Saturday, June 15, 2024

Proteus Syndrome

Background

Proteus syndrome is a rare condition that can be loosely categorized as a hamartomatous disorder. It is a complex disorder with multisystem involvement and great clinical variability. Once thought to have neurofibromatosis, Joseph Merrick (also known as “the elephant man” and studied by Treves in the 19th century) is now, in retrospect, thought by clinical experts to actually have had Proteus syndrome.

This condition is characterized by various cutaneous and subcutaneous lesions, including vascular malformations, lipomas, hyperpigmentation, and several types of nevi. Cerebriform nevi are thought to be characteristic of the disorder.
Progressive, asymmetrical limb overgrowth is pathognomonic, and patients have an unusual body habitus. Because cutaneous lesions tend to appear over time, the diagnosis may be delayed until late infancy, childhood, or even adulthood. Orthopedic complications often pose the most challenging medical problems, although vascular complications also contribute to overall morbidity. Severe disfigurement and social stigmatization are additional challenges that must be addressed.

Examples of various malformations and physical symptoms in Proteus syndrome are shown in the images below.

Macroglossia and hemifacial overgrowth associated

Macroglossia and hemifacial overgrowth associated with hyperpigmentation.

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Port wine stain on the trunk with small epidermal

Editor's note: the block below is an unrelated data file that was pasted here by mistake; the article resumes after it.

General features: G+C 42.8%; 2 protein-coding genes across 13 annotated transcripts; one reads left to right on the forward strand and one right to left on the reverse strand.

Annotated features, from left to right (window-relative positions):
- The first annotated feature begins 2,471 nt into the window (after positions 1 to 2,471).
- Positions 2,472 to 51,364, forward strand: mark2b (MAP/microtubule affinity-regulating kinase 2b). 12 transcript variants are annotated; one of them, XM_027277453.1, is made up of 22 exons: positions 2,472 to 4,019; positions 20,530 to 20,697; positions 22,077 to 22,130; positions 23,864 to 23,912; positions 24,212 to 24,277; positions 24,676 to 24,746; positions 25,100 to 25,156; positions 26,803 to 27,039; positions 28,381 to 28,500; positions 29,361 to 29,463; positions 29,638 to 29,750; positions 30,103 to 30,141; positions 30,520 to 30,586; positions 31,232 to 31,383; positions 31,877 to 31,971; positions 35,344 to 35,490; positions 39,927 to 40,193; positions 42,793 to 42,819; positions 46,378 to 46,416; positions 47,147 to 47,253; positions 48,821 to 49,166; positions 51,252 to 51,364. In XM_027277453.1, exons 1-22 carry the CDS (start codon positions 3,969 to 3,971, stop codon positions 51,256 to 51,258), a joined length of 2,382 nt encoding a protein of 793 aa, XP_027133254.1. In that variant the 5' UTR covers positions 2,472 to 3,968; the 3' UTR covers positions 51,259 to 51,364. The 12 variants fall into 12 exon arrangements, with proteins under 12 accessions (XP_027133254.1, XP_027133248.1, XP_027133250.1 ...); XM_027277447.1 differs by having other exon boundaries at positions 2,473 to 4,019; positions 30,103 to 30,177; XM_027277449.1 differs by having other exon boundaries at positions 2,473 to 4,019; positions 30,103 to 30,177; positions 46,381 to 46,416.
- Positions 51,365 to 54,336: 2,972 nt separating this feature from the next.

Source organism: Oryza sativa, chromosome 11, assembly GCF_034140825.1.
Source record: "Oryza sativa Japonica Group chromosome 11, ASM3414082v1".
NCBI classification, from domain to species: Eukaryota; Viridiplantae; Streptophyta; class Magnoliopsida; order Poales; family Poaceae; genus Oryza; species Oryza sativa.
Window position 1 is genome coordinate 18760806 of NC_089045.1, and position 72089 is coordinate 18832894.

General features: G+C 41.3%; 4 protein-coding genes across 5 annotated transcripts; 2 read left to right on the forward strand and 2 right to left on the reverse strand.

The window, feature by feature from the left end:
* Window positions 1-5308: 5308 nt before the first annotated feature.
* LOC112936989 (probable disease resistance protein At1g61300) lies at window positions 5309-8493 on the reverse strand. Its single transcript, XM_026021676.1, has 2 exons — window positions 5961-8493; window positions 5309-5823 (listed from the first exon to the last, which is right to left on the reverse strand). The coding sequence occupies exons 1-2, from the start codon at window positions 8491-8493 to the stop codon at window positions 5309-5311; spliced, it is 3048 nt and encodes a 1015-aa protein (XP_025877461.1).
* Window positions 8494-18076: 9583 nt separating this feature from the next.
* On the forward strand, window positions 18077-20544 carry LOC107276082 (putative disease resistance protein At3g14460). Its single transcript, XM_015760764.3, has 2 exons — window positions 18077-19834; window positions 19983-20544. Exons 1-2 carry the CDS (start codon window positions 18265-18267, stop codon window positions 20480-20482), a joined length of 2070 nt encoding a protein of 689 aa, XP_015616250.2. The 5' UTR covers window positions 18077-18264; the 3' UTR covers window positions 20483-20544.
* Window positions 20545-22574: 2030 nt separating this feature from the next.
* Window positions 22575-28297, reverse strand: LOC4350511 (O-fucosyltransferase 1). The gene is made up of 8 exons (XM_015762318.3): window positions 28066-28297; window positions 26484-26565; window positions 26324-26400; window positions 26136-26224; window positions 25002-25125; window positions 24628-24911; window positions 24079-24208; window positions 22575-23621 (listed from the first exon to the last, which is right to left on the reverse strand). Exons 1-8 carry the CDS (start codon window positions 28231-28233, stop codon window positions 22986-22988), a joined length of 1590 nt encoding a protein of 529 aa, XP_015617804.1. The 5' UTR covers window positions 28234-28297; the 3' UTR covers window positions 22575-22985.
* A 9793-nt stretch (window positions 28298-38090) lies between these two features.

Port wine stain on the trunk with small epidermal nevus.

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Macrodactyly with splaying of toes after toe reduc

Macrodactyly with splaying of toes after toe reduction procedure.

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Ear enlargement associated with cutaneous hyperpig

Ear enlargement associated with cutaneous hyperpigmentation and hemifacial macrosomia.

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Scoliosis with scar resulting from prior surgical

Scoliosis with scar resulting from prior surgical resection of a large subcutaneous lipoma.

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Evidence of proximal muscle wasting of the upper e

Evidence of proximal muscle wasting of the upper extremities.

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Hypertrophy of the thighs and calves.

Hypertrophy of the thighs and calves.

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Profile demonstrating retrognathia.

Profile demonstrating retrognathia.

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Patient education

Patients and their families can be referred to the Proteus Syndrome Foundation.

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